|Publication number||US4758714 A|
|Application number||US 07/070,816|
|Publication date||Jul 19, 1988|
|Filing date||Jul 6, 1987|
|Priority date||Oct 6, 1986|
|Also published as||WO1989000318A1|
|Publication number||07070816, 070816, US 4758714 A, US 4758714A, US-A-4758714, US4758714 A, US4758714A|
|Inventors||Steven R. Carlson, Paul R. Carlson|
|Original Assignee||Carlson Steven R, Carlson Paul R|
|Export Citation||BiBTeX, EndNote, RefMan|
|Patent Citations (1), Referenced by (107), Classifications (31), Legal Events (6)|
|External Links: USPTO, USPTO Assignment, Espacenet|
This patent application is a continuation-in-part of our copending patent application Ser. No. 915,505 filed Oct. 6, 1986.
This invention relates to point-of-sale devices and more particularly to point-of-sale devices in which all of the transactions are completed without possible outside intervention. It is directed to cost-effective, OEM address-o-graph style mechanisms designed to utilize several types of existing credit cards such as a "PIN/ALGORITHM" or verifiable consumer oriented point-of-sale format plug all types of checks using the Federal magnetic ink character recognition (MICR) system.
U.S. Pat. No. 3,786,421 to Wolfgang J. Wostl teaches a personal identification code number that is used to insude that the party making the transaction is the person he claims to be. Another relevant reference is U.S. Pat. No. 4,453,074. It teaches a smart card with encrypted material using a private key that is associated with a public key. U.S. Pat. No. 4,439,670 teaches use of a code comparison upon reaching a predetermined number of rejections.
Our point-of-sale mechanism provides a mechanism which operates in a highly desirable mode by locking both the card, the invoices, and any other negotiable instruments during the entire transaction. Any attempts to interfere with the transaction creates an abort and the system returns to its status quo. It gives the retailer badly needed security with minimum expenditures. With certain modular options, the mechanism also permits verification of travelers checks, smart card capability, electronic funds transfer from cards or checks, and lost or stolen credit card verification. The system can utilize several algorithm security codes simultaneously and can be programmed to give regional or local protection.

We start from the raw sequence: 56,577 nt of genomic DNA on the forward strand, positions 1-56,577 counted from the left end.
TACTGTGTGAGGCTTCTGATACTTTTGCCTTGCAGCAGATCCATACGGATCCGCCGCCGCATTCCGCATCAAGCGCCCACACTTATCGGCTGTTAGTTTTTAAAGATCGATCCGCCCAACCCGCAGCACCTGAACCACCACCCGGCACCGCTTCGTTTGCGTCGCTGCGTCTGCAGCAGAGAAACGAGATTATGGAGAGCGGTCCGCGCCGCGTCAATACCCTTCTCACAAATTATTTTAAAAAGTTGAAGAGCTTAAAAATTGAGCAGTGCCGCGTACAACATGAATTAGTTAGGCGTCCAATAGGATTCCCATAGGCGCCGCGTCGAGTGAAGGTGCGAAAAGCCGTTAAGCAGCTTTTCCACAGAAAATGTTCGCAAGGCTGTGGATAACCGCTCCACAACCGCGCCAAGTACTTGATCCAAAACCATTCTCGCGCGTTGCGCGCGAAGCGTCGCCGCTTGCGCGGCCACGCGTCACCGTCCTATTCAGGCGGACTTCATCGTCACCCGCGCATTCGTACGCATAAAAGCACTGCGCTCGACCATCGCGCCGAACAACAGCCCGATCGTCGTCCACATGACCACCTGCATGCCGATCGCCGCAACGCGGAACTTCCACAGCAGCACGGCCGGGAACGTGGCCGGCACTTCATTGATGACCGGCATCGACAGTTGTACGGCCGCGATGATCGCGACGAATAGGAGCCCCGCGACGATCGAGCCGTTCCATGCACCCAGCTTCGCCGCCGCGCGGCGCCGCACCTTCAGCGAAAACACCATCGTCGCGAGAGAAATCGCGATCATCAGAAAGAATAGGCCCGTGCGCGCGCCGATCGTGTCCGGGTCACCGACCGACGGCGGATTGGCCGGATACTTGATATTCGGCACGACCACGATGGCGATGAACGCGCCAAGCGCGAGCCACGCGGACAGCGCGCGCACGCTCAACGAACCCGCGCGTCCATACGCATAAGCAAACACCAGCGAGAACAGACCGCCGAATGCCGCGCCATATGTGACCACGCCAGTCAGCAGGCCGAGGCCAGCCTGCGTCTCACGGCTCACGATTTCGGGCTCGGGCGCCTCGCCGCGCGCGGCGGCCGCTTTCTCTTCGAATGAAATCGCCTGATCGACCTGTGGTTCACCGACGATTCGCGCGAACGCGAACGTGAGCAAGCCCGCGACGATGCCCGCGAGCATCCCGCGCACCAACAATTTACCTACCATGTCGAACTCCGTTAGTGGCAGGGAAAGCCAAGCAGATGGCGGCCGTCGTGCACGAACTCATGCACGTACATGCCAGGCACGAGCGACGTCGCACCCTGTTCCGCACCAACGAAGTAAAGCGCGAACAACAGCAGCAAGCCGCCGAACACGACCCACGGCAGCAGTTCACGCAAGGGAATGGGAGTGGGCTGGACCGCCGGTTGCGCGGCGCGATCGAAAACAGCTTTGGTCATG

Our secured point-of-sale mechanism comprises a closable two compartment housing having (a) a secured portion including a printer means and a plurality of signal devices indicating the condition of a plurality of circuits contained in said secured portion of said housing; (b) an unsecured door portion cooperating with said secured portion for completing said two compartment housing; (c) a monetary negotiable instrument section disposed within said unsecured portion having first part for retaining a credit card, a second part for retaining an invoice of a point-of-sale transaction, a third part for retaining a check for a point-of-sale transaction, a fourth part for retaining any monetary negotiable instrument, a fifth part for identifying the payee of said transactions, and a sixth part for establishing the transaction selling price; (d) a transaction price index settable to the correct sales amount purchased by a customer; (e) a first plurality of switching mechanisms having a first part fixed in said secured portion of said housing and a second part extending into said unsecured portion of said housing to be actuated by said unsecured door portion; (f) a second plurality of switching mechanisms having a first part fixed in said secured portion of said housing and a second part extending into said unsecured portion of said housing to be actuated by a combination of monetary negotiable instruments; and (g) a locking mechanism connected to said pluality of switching mechanisms and disposed between said secured and unsecured portions of said housing for securing said housing against invasion as long as said plurality of switching mechanisms are actuated.